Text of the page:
Is the Tiger Mom Teaching Her Kids Financial Independence?

Janet Bodnar questions whether the author of Battle Hymn of the Tiger Mother is arming her kids with necessary skills to make good money decisions.

In the midst of the controversy surrounding Amy Chua’s book, Battle Hymn of the Tiger Mother, personal-finance blogger Beth Kobliner raised an interesting question: Would Chua’s helicopter parenting prevent her kids from developing financial independence?

I mulled this over as I read Chua’s book, in which the Yale law professor lays out her take-no-prisoners philosophy of child rearing Chinese-style. Chua doesn’t merely hover over her kids; she slams into them like a cruise missile and grinds them into the ground. Her two daughters, Sophia and Lulu, now teenagers, were never allowed to attend a sleepover, have a play date, watch TV, play computer games or get a grade lower than an A. And she was relentless in forcing them to practice the piano and violin -- sometimes during kicking-and-screaming confrontations that lasted for hours -- on the way to an eventual performance at Carnegie Hall.

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Janet Bodnar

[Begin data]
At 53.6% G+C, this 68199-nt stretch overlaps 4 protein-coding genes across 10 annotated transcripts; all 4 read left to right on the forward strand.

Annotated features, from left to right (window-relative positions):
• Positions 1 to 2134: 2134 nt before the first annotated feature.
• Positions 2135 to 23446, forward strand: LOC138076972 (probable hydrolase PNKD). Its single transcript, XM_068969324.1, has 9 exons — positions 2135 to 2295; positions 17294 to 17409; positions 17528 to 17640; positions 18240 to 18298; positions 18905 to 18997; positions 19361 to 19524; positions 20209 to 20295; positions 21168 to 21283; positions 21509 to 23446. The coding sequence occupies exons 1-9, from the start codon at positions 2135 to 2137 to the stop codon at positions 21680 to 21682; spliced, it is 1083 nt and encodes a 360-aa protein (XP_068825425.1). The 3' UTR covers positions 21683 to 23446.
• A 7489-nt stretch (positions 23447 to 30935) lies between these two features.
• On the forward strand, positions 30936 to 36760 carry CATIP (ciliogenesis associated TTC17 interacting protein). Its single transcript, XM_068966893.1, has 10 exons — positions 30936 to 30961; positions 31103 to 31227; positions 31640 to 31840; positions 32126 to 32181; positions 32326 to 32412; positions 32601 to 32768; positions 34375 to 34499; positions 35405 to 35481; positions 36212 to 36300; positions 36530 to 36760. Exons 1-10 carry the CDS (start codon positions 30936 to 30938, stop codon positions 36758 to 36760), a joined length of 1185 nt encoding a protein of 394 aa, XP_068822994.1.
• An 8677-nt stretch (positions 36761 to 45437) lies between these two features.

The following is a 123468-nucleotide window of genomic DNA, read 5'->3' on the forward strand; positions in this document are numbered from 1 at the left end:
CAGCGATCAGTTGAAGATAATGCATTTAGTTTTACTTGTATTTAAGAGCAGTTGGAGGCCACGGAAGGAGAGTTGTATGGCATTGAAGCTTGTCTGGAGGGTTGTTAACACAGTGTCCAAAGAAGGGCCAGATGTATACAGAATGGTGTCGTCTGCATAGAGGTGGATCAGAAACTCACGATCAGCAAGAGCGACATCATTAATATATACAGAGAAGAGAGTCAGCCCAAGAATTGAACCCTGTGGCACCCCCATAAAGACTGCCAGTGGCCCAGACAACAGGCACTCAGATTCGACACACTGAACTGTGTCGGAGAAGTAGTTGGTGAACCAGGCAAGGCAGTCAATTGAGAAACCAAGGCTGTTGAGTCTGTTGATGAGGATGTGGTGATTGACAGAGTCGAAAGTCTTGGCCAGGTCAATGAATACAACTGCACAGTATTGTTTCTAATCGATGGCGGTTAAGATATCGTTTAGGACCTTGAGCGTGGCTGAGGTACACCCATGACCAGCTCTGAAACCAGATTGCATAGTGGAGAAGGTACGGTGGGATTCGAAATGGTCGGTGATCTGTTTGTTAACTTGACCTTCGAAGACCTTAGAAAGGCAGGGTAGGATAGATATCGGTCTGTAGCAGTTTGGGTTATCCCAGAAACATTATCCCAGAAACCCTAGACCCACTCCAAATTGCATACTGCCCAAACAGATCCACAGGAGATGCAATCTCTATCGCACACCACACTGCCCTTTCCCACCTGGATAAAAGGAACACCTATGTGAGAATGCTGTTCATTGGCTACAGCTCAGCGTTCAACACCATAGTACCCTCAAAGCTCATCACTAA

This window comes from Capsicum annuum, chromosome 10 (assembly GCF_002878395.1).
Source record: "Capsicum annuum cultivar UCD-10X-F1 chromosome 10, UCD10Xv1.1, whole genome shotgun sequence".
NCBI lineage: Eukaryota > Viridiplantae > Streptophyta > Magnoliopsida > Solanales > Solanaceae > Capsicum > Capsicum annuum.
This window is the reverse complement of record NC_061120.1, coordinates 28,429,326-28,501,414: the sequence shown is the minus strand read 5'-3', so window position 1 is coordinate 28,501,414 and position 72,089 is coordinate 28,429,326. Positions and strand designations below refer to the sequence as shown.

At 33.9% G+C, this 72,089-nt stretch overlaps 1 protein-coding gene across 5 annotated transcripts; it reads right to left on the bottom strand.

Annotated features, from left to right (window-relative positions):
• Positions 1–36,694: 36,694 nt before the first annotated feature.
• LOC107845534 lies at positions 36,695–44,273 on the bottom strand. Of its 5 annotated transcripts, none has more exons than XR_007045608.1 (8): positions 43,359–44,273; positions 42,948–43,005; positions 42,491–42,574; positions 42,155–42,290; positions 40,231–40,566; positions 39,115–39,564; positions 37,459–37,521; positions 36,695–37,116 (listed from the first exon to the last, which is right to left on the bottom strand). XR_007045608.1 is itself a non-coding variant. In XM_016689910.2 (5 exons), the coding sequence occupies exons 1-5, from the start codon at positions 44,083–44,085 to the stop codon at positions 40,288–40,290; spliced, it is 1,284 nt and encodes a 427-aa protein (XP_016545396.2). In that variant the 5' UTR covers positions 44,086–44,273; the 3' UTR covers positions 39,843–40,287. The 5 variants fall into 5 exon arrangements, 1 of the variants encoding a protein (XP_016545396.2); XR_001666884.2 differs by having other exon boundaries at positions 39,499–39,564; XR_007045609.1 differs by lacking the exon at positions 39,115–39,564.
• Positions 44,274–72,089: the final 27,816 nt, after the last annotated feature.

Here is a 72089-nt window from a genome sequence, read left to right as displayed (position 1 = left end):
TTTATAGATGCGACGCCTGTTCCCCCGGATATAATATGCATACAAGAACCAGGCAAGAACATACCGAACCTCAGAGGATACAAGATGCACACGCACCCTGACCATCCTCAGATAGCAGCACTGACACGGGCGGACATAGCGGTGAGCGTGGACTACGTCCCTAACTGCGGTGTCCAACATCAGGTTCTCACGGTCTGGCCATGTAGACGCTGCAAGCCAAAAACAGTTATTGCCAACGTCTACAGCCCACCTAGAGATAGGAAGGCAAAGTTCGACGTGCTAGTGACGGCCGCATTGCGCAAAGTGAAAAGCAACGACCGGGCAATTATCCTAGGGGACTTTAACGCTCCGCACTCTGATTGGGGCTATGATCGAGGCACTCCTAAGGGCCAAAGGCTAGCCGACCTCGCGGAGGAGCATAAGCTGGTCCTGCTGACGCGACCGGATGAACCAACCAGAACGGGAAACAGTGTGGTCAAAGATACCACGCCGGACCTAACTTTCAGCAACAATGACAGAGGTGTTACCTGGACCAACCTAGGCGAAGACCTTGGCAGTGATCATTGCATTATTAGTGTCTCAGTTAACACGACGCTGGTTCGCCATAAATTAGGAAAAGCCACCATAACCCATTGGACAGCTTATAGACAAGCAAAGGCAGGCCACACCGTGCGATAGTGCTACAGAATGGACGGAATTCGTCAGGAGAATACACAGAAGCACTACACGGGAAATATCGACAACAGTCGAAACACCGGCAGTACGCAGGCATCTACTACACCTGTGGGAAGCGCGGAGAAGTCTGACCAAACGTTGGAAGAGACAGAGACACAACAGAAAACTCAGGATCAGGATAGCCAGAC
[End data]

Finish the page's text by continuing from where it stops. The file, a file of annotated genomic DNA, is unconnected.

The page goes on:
Janet Bodnar is editor-at-large of Kiplinger's Personal Finance, a position she assumed after retiring as editor of the magazine after eight years at the helm. She is a nationally recognized expert on the subjects of women and money, children's and family finances, and financial literacy. She is the author of two books, Money Smart Women and Raising Money Smart Kids. As editor-at-large, she writes two popular columns for Kiplinger, "Money Smart Women" and "Living in Retirement." Bodnar is a graduate of St. Bonaventure University and is a member of its Board of Trustees. She received her master's degree from Columbia University, where she was also a Knight-Bagehot Fellow in Business and Economics Journalism.